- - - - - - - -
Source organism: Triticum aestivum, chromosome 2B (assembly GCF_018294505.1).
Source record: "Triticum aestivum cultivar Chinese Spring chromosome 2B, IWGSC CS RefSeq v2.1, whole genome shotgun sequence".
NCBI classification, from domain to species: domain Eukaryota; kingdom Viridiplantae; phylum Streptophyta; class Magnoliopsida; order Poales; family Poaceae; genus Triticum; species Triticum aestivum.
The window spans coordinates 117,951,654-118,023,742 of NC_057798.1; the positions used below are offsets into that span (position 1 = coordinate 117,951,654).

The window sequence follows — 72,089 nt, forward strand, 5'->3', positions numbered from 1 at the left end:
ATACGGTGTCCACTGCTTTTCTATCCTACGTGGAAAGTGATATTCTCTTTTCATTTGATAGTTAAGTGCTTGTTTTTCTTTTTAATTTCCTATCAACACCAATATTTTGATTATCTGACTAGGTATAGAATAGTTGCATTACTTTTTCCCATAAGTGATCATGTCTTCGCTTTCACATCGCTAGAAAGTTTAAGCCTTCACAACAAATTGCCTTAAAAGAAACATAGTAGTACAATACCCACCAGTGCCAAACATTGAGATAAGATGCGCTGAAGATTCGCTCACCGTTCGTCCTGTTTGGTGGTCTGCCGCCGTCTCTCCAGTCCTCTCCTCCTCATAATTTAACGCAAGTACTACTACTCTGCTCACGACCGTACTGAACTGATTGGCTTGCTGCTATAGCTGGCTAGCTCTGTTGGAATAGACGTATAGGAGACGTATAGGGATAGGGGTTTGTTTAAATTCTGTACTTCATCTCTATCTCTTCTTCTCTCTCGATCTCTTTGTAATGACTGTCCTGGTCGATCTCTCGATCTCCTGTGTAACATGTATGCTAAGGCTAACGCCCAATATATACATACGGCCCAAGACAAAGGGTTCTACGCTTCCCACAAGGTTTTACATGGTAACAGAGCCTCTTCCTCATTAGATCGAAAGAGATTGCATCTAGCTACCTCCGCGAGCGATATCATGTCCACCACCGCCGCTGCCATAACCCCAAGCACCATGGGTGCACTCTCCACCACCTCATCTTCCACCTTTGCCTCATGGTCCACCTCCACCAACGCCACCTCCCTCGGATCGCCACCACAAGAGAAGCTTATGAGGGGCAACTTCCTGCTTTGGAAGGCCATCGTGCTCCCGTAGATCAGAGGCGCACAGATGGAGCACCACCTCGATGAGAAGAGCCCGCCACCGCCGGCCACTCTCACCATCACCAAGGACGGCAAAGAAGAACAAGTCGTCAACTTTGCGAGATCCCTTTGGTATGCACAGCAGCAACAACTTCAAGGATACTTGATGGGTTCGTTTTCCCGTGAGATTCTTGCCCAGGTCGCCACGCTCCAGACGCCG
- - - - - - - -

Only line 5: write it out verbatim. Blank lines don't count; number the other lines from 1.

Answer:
The window sequence follows — 72,089 nt, forward strand, 5'->3', positions numbered from 1 at the left end: